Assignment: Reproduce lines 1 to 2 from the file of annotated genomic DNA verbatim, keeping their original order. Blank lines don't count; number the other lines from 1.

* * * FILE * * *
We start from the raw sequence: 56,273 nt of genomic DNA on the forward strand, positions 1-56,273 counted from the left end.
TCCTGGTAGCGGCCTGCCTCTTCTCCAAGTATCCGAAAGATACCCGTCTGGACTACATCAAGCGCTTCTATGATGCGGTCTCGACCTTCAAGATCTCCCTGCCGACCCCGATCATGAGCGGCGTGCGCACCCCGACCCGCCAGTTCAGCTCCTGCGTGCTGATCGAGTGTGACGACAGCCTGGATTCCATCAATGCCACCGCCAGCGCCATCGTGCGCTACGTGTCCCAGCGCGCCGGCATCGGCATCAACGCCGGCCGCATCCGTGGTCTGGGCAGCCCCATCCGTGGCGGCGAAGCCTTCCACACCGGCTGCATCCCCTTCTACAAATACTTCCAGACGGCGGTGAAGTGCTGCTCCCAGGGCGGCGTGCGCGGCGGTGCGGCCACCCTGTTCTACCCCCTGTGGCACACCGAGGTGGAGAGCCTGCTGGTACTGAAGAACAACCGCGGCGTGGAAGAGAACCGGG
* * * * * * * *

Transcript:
We start from the raw sequence: 56,273 nt of genomic DNA on the forward strand, positions 1-56,273 counted from the left end.
TCCTGGTAGCGGCCTGCCTCTTCTCCAAGTATCCGAAAGATACCCGTCTGGACTACATCAAGCGCTTCTATGATGCGGTCTCGACCTTCAAGATCTCCCTGCCGACCCCGATCATGAGCGGCGTGCGCACCCCGACCCGCCAGTTCAGCTCCTGCGTGCTGATCGAGTGTGACGACAGCCTGGATTCCATCAATGCCACCGCCAGCGCCATCGTGCGCTACGTGTCCCAGCGCGCCGGCATCGGCATCAACGCCGGCCGCATCCGTGGTCTGGGCAGCCCCATCCGTGGCGGCGAAGCCTTCCACACCGGCTGCATCCCCTTCTACAAATACTTCCAGACGGCGGTGAAGTGCTGCTCCCAGGGCGGCGTGCGCGGCGGTGCGGCCACCCTGTTCTACCCCCTGTGGCACACCGAGGTGGAGAGCCTGCTGGTACTGAAGAACAACCGCGGCGTGGAAGAGAACCGGG